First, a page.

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  • Pandemonium Morricone

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    Toronto film soundtrack collectors who get moist and/or misty-eyed at the sight of resplendent Italo-wax LP rarities should hustle immediately to Pandemonium Books & Discs in Toronto’s Junction area, at 2920 Dundas Street West. Inside this very roomy and rectangular used book and record haven is, at the time of writing, an entire display wall-turned-patchwork collage of rare soundtrack LPs by the maestro of maestros, Ennio Morricone. Almost all of them foreign issue (Italian, French, Japanese), almost all in near mint condition. Concealing the usual mixed bag of new arrivals and rarities, it feels more like an art installation than simply good commerce, and made my nerdy soundtrack-hungry maw literally drop. Ready your wallets!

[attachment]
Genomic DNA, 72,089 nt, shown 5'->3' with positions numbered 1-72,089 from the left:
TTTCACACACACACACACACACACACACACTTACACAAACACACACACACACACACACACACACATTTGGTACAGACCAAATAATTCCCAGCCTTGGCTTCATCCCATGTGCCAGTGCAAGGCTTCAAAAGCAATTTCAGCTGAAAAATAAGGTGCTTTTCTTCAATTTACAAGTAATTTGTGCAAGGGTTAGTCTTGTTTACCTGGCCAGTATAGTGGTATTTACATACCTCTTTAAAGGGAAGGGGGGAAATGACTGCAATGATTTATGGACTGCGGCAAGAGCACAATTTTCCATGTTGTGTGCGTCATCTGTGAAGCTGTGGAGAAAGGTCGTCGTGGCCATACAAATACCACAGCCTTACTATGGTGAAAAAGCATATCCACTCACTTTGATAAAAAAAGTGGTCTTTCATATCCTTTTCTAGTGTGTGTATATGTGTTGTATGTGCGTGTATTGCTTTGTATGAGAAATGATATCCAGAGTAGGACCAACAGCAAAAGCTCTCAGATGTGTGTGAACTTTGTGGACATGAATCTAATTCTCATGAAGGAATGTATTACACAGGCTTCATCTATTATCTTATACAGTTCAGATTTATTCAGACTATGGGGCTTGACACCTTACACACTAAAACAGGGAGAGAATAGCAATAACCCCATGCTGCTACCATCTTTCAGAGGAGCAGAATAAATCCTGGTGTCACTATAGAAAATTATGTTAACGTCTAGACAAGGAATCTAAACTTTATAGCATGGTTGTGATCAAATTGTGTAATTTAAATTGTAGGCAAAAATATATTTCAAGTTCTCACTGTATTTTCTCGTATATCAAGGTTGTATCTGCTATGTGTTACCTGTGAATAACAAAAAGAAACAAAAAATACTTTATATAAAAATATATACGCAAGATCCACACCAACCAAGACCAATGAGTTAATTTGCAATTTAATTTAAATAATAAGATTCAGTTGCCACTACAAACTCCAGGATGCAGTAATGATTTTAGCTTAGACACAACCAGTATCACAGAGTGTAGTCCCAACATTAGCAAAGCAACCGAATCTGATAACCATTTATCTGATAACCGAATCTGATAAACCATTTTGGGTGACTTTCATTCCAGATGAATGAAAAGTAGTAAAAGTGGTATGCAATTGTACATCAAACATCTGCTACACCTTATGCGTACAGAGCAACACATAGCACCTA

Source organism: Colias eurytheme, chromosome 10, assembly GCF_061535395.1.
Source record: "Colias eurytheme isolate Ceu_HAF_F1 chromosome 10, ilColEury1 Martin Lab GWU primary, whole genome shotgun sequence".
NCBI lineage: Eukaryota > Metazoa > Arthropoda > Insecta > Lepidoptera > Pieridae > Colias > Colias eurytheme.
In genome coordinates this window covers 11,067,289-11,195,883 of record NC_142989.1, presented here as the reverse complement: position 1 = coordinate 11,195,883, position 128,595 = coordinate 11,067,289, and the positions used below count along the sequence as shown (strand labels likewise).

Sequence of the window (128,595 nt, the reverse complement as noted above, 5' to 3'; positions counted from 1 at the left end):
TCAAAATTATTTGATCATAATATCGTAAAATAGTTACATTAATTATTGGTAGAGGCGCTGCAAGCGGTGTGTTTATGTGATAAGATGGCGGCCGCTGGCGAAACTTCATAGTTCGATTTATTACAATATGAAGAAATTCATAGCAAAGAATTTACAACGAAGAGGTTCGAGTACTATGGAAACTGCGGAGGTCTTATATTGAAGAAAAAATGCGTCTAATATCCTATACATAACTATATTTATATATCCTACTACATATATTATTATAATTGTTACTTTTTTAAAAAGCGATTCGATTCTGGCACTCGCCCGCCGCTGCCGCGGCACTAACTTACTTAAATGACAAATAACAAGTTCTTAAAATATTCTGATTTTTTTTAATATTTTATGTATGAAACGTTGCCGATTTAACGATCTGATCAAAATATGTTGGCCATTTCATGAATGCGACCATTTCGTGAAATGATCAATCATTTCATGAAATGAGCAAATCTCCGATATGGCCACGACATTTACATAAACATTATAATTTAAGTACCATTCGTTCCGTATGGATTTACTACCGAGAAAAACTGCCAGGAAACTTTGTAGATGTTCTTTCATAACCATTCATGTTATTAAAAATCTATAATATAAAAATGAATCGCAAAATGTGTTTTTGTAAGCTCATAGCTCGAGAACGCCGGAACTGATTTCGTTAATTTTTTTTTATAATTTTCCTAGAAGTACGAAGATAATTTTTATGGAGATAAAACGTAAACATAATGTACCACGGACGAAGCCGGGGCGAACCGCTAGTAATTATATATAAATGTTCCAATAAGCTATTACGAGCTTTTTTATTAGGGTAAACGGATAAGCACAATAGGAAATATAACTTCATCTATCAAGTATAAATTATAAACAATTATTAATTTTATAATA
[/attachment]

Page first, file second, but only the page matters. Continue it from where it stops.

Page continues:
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  • Canuck indie vet Larry Kent Goes All-Out Horror with “SHE WHO MUST BURN”

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    “SHE WHO MUST BURN.” Hard to ignore that title, especially when pasted over a distressing close-up of a woman’s torched, screaming face that wouldn’t be out of place as a screen grab from Joseph Ellison’s DON’T GO IN THE HOUSE. Not the first thing one expects from idiosyncratic auteur Larry Kent, who was the ground zero of independent cinema in Canada 50 years ago with such classics of counter-cultural abandon and generational disenchantment as THE BITTER ASH (1963) and HIGH (1969), and best known recently for 2005’s festival favorite of family dysfunction, THE HAMSTER CAGE. And yet Kent, now well into his 70s, is, against all expectations, hard at work in Vancouver on his first ever lunge into the horror genre with SHE WHO MUST BURN, described as a “political, feminist, ultra-violent horror movie” that brazenly takes shots at the Christian Right’s pro-life lobby.

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